By: Mark Lees, M. A.
We are your fathers, sons, brothers, uncles, co-workers, friends, neighbors, boyfriends, lovers and husbands. But according to a Pew Research Center Survey, bisexual men are the least of the LGBTQ community to be out to those closest to them.
Pew surveyed 1197 LGBTQ individuals and found 40% of the LGBTQ community identify themselves as bisexual, the largest segment of the LGBTQ community. Yet, bisexual people are less likely to be out of the closet than their lesbian or gay peers. Only 28 percent telling Pew, “Friends, family, and co-workers” are aware of their ‘secret.’
Bisexual men due to unique stereotypes and stigmas make it even more difficult to measure their numbers. (Only 12 percent of bisexual men told Pew that they were out to the important people in their lives.)
In a day and age where sexual fluidity is the new norm. Why are bisexual men reluctant to share their true selves with family, friends, and romantic partners?
Here are 5 possible reasons why:
1. Public Relations: Of those in the LGBTQ community. Bisexual men have been the least portrayed on the big and little screen. Hollywood, TV, and literature have depicted the openness of female bisexuality in characters and roles for years. For bisexual men, the representation has been invisible. Not to mention bisexual men have a lack of public role models. Possible Solution: Cast more men as bisexuals in TV shows. Write the networks and studios to request this.
2. Masculinity: Men have evolved into a stay at home dads. We change diapers in sports venue restrooms and we are ok with our spouses being the breadwinner. All good things the majority of men in the past have perceived as ‘emasculating.’ But the final masculine vestige we will not let go of is our sexuality. We hide under the macho veil we have worn since the beginning of time. Even though we have romantic and or sexual feelings for both men and women. Possible Solution: As more well known (perceived) masculine men come out as bisexual the masculinity stigma will diminish. The increasing change in gender titles will also help men take off the masculinity mask.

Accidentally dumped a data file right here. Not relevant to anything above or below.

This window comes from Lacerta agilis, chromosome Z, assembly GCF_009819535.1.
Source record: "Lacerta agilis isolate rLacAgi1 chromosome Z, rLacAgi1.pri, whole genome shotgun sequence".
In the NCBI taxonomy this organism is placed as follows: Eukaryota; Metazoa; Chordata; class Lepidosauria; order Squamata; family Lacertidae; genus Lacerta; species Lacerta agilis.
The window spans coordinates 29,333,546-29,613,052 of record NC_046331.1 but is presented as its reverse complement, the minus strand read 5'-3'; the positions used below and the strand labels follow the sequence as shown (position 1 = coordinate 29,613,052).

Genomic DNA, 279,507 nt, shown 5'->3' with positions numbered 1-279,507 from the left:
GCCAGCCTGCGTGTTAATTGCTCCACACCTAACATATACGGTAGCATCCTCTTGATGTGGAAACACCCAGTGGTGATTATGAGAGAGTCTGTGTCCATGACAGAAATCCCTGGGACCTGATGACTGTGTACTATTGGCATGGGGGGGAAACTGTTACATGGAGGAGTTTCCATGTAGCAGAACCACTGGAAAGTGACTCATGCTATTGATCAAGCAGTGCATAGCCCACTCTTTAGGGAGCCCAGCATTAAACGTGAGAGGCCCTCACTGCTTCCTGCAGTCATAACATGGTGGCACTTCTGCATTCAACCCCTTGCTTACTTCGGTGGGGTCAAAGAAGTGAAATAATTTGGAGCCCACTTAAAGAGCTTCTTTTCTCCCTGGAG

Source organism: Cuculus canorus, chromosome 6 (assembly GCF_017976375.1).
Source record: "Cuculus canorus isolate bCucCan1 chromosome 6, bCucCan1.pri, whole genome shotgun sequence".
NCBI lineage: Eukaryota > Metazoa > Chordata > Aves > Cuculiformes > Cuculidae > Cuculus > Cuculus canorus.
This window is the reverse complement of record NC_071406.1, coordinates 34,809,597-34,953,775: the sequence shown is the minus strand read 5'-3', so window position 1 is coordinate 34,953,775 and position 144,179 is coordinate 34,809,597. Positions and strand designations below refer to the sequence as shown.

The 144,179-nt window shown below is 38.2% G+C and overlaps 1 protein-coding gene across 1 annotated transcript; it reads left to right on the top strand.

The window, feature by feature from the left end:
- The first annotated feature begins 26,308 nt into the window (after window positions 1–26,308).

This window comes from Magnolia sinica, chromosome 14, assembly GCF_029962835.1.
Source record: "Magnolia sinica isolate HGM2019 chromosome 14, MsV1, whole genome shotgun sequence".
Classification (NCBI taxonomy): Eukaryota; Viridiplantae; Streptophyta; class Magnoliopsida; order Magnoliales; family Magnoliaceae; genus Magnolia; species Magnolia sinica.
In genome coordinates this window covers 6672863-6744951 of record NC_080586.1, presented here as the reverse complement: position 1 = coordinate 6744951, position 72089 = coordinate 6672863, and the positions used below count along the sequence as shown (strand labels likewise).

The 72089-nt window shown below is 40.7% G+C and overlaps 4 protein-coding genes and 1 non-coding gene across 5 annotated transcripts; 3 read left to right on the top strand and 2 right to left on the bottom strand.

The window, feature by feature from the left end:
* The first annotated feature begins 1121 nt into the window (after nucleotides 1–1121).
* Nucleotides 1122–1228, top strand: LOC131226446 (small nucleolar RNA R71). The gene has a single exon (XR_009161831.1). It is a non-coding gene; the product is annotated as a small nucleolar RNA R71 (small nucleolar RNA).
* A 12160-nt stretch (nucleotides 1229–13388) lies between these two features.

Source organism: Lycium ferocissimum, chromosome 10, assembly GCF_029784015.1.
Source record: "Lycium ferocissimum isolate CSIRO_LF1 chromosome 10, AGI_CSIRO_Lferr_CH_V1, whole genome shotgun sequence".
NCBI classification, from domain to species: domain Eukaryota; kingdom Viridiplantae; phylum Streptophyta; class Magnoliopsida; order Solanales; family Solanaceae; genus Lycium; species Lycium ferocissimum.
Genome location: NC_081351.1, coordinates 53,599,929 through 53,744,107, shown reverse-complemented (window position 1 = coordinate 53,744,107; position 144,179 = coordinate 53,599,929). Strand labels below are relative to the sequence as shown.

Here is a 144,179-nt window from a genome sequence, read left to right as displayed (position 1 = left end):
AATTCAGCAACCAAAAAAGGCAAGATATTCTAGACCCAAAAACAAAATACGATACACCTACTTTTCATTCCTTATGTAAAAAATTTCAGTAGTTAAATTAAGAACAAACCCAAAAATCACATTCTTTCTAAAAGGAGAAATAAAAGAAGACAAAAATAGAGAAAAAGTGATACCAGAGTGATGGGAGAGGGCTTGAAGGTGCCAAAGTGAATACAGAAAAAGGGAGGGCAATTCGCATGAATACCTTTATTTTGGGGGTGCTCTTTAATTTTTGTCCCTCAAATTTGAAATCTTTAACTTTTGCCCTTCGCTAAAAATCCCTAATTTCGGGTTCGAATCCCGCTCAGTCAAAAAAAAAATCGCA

3. Family: Men are afraid of what family will think of their bisexuality. We have played our straight roles well for them. Our families have seen us grow up having crushes on females. They have met our high school girlfriends and college sweethearts. Many of us became good family men and caring fathers. How many times have we heard from family members and parents? “Oh honey it’s a phase, you will grow out of it.” A common thing I hear from other bisexual men is “What will my child think of me If I tell them?” “They do not need to know.” ‘What will my brother or sister think of me?” The family is the hardest to share our secrets with. Besides #5 this was a tough one for me. Possible Solution: Start slow. Talk to a family member you feel the safest and trustworthy with. Starting first with a good friend helps with confidence. From my own experience, fear overshadows the reality of our family being more than supportive.
4. Support Systems: Another factor making it difficult to come out as a bisexual man are support systems or lack thereof. Support systems are not as prevalent and strong for bisexuals as they are for other LGBTQ individuals.
Julia Taylor, of the Australian Research Centre in Sex, Health and Society, who is leading the country’s largest study into the mental health of bisexual and pansexual people, makes a strong point when she says, “There are “protective factors for gay and lesbian people that bisexual people aren’t privy to.” “If gay and lesbian people come out and things don’t go so well for them…they do have a big vocal community to find support and that’s something bisexual people don’t have,” Taylor added. Possible Solution: Join bisexual friendly groups. Most towns have LGBTQ centers as well as excellent resources for bisexual men.
5. What will Women Think of Me? Many bisexual men are hesitant to share their bisexuality with a woman. I say this is due to his perception of what she will think of him. The prevailing belief by many men aligns with this statement from a bisexual man. “Being attracted to men negates masculinity in the eyes of a shit ton of women.”
From personal experience, this statement holds some truth. Besides telling the family this was my biggest fear.
The first person I came out to in recent years was a female friend I began dating. When I told her I was bisexual, she joked. “Any man who sucks the c**k of another man is not straight and there is no such thing as bisexual.”
Needless to say, this set me back on my campaign to come out as bisexual for a few years. But, the next female friend I told, a person I had known for over forty years was very accepting and affirming. I begin telling female friends, co-workers and potential dating partners I was bisexual. Dating partners who were not comfortable with it would say, “Thank you for telling me. But I am not ok with that.” It was freeing and liberating to be able to share openly and honestly with others. Living my truth was a huge step in self-acceptance for me. Possible Solution: From my experience, bisexual men have a few close female friends. Start by telling one of them.
These 5 reasons are not etched in stone. But professionally they are the 5 reasons I have heard the most from bisexual men I have counseled. I have also experienced these 5 on a personal level. It is this writer’s opinion we are undergoing another sexual revolution in our society. Gender titles and sexual identification are changing. The LGBTQ community is undergoing a renaissance and now more than ever is considered mainstream. As bisexual men ease through the fear of coming out. The societal acceptance and validation of them will become the norm.